cigarettes or fast food on people’s health behaviour. Social marketing interventions that sought to target nutritional behaviours in several domains at once (for example. one examining social marketing alcohol.12). not to benefit the organization doing the social marketing. One of the most systematic examinations of the effect of marketing on health behaviour was the 2003 review for the Food Standards Agency on the effects of food promotion on children’s diet (24). The reviews found reasonable evidence that interventions This paper was commissioned by the Foresight programme of the Office of Science and Innovation. and the behaviour of policymakers and legislators. The evidence base to support this approach is gradually growing. in perhaps convincing them to pass legislation on smoking. and operated at both a brand and category level. but still moderately. tobacco and drugs interventions. say. This effect was independent of other factors. this found convincing evidence that food promotion has an effect on children. say. published with permission Journal compilation © 2007 The International Association for the Study of Obesity. or working better. social marketing is predicated on the idea that the same methods can be used to improve health. reducing fat intake) could be just as effective as those concerned with change in just one domain (for example. or to improve housing policy. drinking and diet are all good examples – shows that we cannot ignore the potential detrimental impact of marketing for. fruit and vegetable intake only). The first of these was a full-scale systematic review of the effectiveness of social marketing nutrition interventions (28). social marketing can be applied ‘upstream’ (11. particularly in the areas of food preferences. rather than only working. or persuade them not to stock confectionery at checkouts. regardless of how the intervention approach was defined by the study’s authors. But there is reason to be optimistic as some recent research has improved this situation. Stead et al. particularly in the promotion of family planning (25. Several decades of international research have shown that advertising and other forms of tobacco marketing encourage young people to take up smoking and adults to continue smoking (14– 19) and there is a growing body of evidence to suggest that alcohol marketing plays an important role in encouraging and sustaining drinking (20–23). and to have a more limited effect on dietrelated physiological outcomes such as blood pressure. This latter finding might be expected. There are clear cost-effectiveness implications if it is possible to design social marketing interventions that can produce changes in several behaviours and risk factors at once. For example. such as parental attitudes. and changes are likely to take a much longer time to occur and be detected. How effective are social marketing interventions? Just as commercial marketing can influence behaviour in a way that is often harmful to health. organizations and policymakers. What impact does marketing have on behaviour? The impact of commercial marketing on behaviour has been examined in numerous studies. In addition. (29)). However. when they have a narrow behavioural focus. increasing fruit and vegetable intake. They appeared to be less. obesity reviews 8 (Suppl. Social marketing interventions were defined as those which. The same criteria for defining social marketing were used in two literature reviews conducted for the National Social Marketing Centre. a report published by the UK Department for International Development provides a more systematic account of social marketing and its effectiveness in changing a range of health behaviours in developing countries (27). A number of reviews have examined social marketing effectiveness in an international development context. or the behaviour of retailers.26). 189–193 . knowledge and psychosocial variables such as self-efficacy and perceptions of the benefits of eating more healthily. and one examining social marketing physical activity interventions. This introduces one final dimension to social marketing: the critical appraisal of commercial marketing. to make them more compliant with the law on selling tobacco or alcohol to minors. met all six of Andreasen’s criteria for a social marketing programme (6) (see Table 1 adapted from McDermott et al. social marketing interventions could achieve both narrower and broader goals. but also to that of professionals. It might seek to change the behaviour of professionals – for example. This is what distinguishes social marketing from other forms of marketing (10). 1). as shown above. The emphasis on society as well as the individual also illustrates another key point about social marketing: it can apply not only to the behaviour of individuals. as these kinds of outcomes are arguably more difficult to influence. to encourage general practitioners or dentists to be more proactive in prevention. these have been somewhat limited by their narrow definition of social marketing (which in these particular reviews is often taken to mean. purchase and consumption behaviour. free distribution of condoms) and by their use of non-systematic methods. a series of recent reviews has sought to bring a more consistent approach to assessing the effectiveness of social marketing.190 Meaning. Furthermore. Department of Trade and Industry © 2007 Queen’s Printer and Controller of HMSO. primarily. or to restrict advertising to children (13). The review found that social marketing nutrition interventions were strongly and equally effective at influencing nutrition behaviour. effectiveness and future of social marketing M. As well as downstream. effective at influencing the stage of change in relation to diet. body mass index and cholesterol. This suggests that social marketing interventions can produce changes across a relatively wide spectrum of behaviours. Using rigorous and systematic review procedures. obesity reviews society. Competitive analysis of many health behaviours – smoking.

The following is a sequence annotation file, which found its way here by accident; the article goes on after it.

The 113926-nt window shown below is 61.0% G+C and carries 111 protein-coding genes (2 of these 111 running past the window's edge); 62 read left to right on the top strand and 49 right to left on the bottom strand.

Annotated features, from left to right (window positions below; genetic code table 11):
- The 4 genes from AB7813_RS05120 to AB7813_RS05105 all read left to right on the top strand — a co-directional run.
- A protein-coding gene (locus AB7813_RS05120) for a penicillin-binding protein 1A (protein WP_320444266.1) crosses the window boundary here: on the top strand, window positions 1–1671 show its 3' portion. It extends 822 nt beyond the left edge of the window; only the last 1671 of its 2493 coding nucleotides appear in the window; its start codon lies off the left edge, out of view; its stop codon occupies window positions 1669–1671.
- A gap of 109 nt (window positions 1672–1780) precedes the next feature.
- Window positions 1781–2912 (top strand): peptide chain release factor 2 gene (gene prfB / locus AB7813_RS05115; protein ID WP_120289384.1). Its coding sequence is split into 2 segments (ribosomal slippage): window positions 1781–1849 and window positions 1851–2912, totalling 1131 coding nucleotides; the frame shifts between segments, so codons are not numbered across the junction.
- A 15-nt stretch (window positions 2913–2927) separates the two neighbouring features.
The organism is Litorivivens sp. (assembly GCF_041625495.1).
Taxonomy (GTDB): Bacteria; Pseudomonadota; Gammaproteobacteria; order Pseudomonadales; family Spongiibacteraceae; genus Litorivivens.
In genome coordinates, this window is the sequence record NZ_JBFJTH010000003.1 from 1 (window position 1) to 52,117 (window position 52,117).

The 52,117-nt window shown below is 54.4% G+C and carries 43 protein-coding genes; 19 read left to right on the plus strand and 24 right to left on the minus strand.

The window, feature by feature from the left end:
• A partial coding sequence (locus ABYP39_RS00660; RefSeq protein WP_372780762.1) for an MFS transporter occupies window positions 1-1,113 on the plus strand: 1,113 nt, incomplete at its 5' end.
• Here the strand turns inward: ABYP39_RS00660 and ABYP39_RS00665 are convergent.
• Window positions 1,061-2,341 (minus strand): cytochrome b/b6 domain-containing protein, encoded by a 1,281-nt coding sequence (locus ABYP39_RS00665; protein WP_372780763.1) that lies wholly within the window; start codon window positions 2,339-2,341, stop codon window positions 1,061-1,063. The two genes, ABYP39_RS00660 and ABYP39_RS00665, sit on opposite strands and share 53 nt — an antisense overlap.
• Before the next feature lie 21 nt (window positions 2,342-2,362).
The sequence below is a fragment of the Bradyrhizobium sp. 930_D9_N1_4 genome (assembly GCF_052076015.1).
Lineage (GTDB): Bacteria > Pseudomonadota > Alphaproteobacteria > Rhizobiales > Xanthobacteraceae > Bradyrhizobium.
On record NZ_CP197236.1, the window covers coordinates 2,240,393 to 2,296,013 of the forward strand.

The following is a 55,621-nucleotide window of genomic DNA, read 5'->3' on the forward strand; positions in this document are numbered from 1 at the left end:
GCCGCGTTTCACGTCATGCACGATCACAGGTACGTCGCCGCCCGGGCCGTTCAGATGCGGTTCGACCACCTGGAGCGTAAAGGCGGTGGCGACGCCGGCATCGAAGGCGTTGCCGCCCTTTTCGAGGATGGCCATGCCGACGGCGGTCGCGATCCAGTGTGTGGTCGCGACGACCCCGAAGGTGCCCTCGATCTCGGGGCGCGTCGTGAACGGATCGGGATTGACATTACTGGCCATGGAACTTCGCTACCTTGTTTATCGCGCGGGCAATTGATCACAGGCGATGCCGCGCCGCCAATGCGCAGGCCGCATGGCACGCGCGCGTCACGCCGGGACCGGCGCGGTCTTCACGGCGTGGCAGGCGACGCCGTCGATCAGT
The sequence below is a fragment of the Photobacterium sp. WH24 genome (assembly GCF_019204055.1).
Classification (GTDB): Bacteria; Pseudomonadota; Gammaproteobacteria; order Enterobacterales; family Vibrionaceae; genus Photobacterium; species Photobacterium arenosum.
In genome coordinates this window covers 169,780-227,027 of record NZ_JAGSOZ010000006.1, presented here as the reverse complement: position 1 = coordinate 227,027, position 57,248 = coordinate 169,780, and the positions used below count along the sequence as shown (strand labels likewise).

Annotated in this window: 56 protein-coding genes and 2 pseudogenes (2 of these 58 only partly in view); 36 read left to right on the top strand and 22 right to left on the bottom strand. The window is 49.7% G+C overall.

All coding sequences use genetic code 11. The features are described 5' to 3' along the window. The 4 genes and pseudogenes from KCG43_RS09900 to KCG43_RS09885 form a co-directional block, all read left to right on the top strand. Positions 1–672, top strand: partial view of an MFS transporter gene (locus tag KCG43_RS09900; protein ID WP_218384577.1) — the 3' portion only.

A compromise is to divide the population into reasonably homogeneous segments and then choose particular ones to approach with an offering that better matches their needs than one designed for the population as a whole.g. The next 25 years Recent trends in both commercial and social marketing have seen a move to relational rather than transactional thinking. the marketer would have to provide a unique offering for each of us – which in most instances is completely impractical. smoking status. However. so to be truly consumer-oriented. Business has learnt that it is much more profitable to retain existing customers than continually win new ones. The reviews also imply that the quality of implementation of the intervention may have a bearing on effectiveness although this needs to be more directly researched.g. values and needs Formative research is conducted to identify these Intervention elements are pre-tested with the target group Different segmentation variables are considered when selecting the intervention target group Intervention strategy is tailored for the selected segment/s Intervention considers the best strategic application of the ‘marketing mix’. The net effect is an increase in inequalities. The offered benefit may be intangible (e. because variations between sectors of the population will mean that some will pick up on them better than others. This consists of the four Ps of ‘product’. Social marketing has adopted similar thinking. This is particularly apparent with inequalities: time and again.obesity reviews Meaning. This ties in with the Wanless concept of ‘full engagement’ being the only way to bring about a ‘step change’ in health improvement. behavioural (e. not social marketing Intervention considers what will motivate people to engage voluntarily with the intervention and offers them something beneficial in return. would argue strongly for customized offerings being developed and delivered specifically to disadvantaged communities. The interventions seem also to have had some effects on the behaviour of retailers. obesity reviews 8 (Suppl. A social marketing approach to inequalities. This has put a premium on high-quality service. although small numbers of programmes were nonetheless effective in this area. then. There is modest evidence of impact on levels of physical activity and psychosocial outcomes. the most needy) segments are then selected for customized attention.g. training is provided to intervention delivery agents). Stead et al. This paper was commissioned by the Foresight programme of the Office of Science and Innovation. The evidence is more mixed for adult smoking cessation. difficulties arise because we are all different. customer relationship management and strategic thinking. alcohol use and illicit drug use reported significant positive effects in the short term. and to have encouraged adoption of policies and other environmental-level changes. Effects tended to dissipate in the medium and longer term. although the data on these are less robust and it is often difficult to attribute changes to the interventions rather than to other events and trends in the community. The most promising (or in social marketing. Interventions that only use the promotion P are social advertising.g. with an apparently weaker effect on physical activity-related physiological outcomes. Implications for tackling inequalities Marketers succeed by meeting people’s needs. recognizing the potential for people who are delighted with health improvement offerings (such as the smoking cessation services) to become much more committed to health improvement (34). effectiveness and future of social marketing M. ‘price’. short-term values) characteristics can all be used as segmentation tools. Department of Trade and Industry © 2007 Queen’s Printer and Controller of HMSO. 1). ‘place’ and ‘promotion’. It might be argued that this raises the spectre of rationing: why should some individuals benefit from an intervention and not others? The social marketing response is that such preferential treatment happens anyway with standardized offerings. Personal (including demographic. 191 Table 1 Andreasen’s benchmark criteria Benchmark 1 Behaviour change 2 Consumer research Explanation Intervention seeks to change behaviour and has specific measurable behavioural objectives Intervention is based on an understanding of consumer experiences. published with permission Journal compilation © 2007 The International Association for the Study of Obesity. personal satisfaction) or tangible (e. low-income groups have responded less well to generalized offerings than their more affluent fellow citizens. A majority of the interventions that sought to prevent youth smoking. psychographic and geodemographic factors). rewards for participating in the programme and making behavioural changes) Forces competing with the behaviour change are analysed. 189–193 . although several of the tobacco and alcohol interventions still displayed some positive effects 2 years after the intervention.g. dietary habits) and benefits/barriers to engagement (e. Intervention considers the appeal of competing behaviours (including current behaviour) and uses strategies that seek to remove or minimise this competition 3 Segmentation and targeting 4 Marketing mix 5 Exchange 6 Competition developed using social marketing principles can be effective (30). These results are broadly comparable with systematic reviews of other types of substance use prevention interventions (31–33). long-term vs. Other Ps might include ‘policy change’ or ‘people’(e.

2003. 21: 545–553. Haddix A. 2004. environmental and policy-level changes. Stead et al. Mackintosh AM. Berry CC. and it can bring new ideas to the inequalities debate. 21. Hastings G. O’Hagan FJ. Pollay RW.foodstandards. 9. Department for International Development Health Systems Resource Centre. beliefs. Prentice Hall: London.htm (Accessed October 2006). 25 years of social marketing: looking back to the future. This paper was commissioned by the Foresight programme of the Office of Science and Innovation. Butterworth Heinemann: Oxford. Aitken PP. Social marketing. June. 92: 615–622. JAMA 1998. it can inform the debate on how the obesogenic commercial environment should be addressed. 7. 2. Consumer Council and Department of Health. obesity reviews 8 (Suppl. 25. Farkas AJ. 51: 3–18. Marketing and exchange. Anderson S. 12. Public Health White Paper.html (accessed October 2006). 321: 366–371. 27. Social. Annex 5: Effectiveness. Gordon R. Prepared for the Food Standards Agency. Gordon R. 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